Clinical trails are often avoided by individuals who make little money, according to a recent study. Reports indicate that cancer patients who make less than $50,000 a year were 30 percent less likely to participate in trials, while those who made less than $20,000 were 44 percent less likely to take part in these clinical trials. Researchers feel that those who make very little money don't have equal access to potentially life-saving studies.
According to the U.S. National Cancer Institute, patients who enroll in these programs receive high-quality health care while assisting doctors and specialists with developing new treatments. Of the 5,500 patients surveyed, 40 percent of them discussed such trials with their physicians. The result: Nearly 45 percent of these conversations led to an offer for study enrollment.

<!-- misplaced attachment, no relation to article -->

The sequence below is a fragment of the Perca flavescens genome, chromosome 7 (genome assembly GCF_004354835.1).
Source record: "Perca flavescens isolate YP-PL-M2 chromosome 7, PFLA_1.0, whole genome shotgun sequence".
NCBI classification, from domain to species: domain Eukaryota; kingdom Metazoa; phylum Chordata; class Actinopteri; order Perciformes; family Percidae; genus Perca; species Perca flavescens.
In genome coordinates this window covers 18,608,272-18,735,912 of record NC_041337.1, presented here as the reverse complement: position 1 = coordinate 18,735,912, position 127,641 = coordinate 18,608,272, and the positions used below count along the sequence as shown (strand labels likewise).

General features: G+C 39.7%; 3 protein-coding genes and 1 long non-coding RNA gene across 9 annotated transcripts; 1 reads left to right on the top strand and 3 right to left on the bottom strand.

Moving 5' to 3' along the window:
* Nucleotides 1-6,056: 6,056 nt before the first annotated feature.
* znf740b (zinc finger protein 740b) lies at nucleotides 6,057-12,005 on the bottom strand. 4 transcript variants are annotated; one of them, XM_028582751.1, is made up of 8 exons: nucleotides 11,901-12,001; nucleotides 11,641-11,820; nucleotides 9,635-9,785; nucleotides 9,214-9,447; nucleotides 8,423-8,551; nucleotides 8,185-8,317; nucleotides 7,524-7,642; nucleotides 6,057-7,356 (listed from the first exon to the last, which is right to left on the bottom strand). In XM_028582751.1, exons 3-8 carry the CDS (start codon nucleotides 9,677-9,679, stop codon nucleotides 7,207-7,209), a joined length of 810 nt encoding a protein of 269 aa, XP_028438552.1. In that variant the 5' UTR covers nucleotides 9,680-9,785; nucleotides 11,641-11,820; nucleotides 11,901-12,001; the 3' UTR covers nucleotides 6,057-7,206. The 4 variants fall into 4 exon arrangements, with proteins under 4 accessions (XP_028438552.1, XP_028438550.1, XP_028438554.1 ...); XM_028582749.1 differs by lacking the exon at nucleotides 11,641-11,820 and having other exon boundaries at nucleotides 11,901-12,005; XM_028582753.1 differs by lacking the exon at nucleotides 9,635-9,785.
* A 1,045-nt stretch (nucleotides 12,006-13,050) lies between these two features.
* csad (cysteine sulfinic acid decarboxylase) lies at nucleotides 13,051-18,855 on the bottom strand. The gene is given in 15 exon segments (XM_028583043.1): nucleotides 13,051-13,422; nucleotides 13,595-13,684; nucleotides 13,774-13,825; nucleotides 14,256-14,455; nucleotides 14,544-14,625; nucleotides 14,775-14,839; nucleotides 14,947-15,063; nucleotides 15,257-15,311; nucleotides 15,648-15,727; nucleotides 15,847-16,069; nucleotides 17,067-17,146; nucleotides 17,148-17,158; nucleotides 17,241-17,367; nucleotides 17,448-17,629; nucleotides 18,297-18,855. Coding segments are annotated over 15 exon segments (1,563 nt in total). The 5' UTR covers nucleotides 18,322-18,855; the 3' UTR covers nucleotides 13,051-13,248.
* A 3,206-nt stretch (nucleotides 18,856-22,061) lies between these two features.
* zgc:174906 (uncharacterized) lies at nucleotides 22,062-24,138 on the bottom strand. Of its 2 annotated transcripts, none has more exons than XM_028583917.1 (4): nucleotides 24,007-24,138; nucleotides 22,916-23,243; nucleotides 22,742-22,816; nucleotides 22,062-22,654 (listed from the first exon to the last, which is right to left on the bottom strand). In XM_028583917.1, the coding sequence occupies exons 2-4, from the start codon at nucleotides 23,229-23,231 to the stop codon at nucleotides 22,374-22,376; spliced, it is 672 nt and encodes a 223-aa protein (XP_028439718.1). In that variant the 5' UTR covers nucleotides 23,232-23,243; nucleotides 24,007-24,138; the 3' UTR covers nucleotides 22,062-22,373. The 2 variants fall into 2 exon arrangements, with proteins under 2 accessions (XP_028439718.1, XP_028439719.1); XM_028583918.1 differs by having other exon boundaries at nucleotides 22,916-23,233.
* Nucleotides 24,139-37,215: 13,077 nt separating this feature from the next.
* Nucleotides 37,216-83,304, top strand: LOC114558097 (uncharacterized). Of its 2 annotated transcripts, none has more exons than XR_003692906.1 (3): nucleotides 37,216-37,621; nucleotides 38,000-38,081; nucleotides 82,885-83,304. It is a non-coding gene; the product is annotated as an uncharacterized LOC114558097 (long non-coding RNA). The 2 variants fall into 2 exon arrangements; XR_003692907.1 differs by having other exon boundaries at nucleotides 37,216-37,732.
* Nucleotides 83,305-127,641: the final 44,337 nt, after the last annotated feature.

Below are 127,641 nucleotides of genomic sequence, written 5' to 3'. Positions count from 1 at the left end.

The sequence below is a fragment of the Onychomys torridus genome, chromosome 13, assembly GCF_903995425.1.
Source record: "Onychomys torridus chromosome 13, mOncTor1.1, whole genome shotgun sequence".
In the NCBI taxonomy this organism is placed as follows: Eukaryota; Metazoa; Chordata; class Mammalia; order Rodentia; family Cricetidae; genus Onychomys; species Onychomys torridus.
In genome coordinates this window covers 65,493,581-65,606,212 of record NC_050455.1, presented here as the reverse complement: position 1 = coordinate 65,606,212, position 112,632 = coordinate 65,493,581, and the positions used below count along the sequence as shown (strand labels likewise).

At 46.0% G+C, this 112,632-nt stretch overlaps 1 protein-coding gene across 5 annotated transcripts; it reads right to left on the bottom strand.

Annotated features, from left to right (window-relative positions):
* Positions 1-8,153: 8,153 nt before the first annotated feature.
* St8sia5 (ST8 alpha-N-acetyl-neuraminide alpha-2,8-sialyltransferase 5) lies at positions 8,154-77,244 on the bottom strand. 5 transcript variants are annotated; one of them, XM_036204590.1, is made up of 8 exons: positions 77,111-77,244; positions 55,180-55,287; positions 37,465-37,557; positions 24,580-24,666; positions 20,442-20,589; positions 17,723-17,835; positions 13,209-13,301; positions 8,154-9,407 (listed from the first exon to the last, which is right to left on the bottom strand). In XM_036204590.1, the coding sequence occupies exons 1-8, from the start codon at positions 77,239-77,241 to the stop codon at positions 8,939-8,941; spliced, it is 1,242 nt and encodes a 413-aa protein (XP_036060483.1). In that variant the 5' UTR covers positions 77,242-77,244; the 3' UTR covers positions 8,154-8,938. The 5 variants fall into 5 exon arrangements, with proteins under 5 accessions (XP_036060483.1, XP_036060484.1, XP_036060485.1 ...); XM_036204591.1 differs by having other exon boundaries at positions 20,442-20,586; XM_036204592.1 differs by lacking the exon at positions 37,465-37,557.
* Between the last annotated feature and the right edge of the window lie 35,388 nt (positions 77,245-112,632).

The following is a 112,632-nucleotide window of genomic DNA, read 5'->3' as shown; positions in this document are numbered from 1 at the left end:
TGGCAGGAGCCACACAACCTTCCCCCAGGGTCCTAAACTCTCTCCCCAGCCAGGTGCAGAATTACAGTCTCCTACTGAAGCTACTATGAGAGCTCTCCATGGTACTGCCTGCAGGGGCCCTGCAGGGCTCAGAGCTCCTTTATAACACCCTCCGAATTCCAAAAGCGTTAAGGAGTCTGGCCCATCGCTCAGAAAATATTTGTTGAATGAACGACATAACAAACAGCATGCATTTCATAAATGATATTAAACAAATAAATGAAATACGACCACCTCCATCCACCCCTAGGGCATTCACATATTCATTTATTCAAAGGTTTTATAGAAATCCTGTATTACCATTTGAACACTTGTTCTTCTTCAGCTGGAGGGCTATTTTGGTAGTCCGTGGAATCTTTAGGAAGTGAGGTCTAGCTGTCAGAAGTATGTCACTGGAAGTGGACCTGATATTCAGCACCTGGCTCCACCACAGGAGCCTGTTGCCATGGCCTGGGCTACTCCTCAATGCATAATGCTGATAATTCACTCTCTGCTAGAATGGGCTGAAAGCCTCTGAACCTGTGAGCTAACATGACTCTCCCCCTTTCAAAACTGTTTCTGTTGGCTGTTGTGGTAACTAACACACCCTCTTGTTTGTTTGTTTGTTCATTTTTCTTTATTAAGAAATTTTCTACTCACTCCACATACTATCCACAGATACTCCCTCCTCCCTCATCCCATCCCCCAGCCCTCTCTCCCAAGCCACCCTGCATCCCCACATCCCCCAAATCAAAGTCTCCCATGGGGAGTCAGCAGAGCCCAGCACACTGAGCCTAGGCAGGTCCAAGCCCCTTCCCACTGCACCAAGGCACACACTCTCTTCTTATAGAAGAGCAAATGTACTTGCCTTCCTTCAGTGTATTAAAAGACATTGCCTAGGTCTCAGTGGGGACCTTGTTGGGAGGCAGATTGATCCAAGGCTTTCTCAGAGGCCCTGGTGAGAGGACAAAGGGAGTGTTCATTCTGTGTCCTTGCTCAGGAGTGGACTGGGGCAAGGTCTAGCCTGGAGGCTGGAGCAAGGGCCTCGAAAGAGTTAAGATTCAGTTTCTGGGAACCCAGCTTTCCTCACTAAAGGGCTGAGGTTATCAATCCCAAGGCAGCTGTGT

"This is the first time in a large, national study that we have actual patient-reported income on which to base this finding," study lead author Joseph Unger explained. "Our study found that after accounting for all factors such as age, education, sex, race, medical conditions and distance to a clinic, income on its own was associated with a patient's clinical trial participation."
This research was presented at the annual meeting for the American Society of Clinical Oncology on Sunday. As always, these conclusions are to be considered preliminary until they have been properly published in a peer-reviewed journal.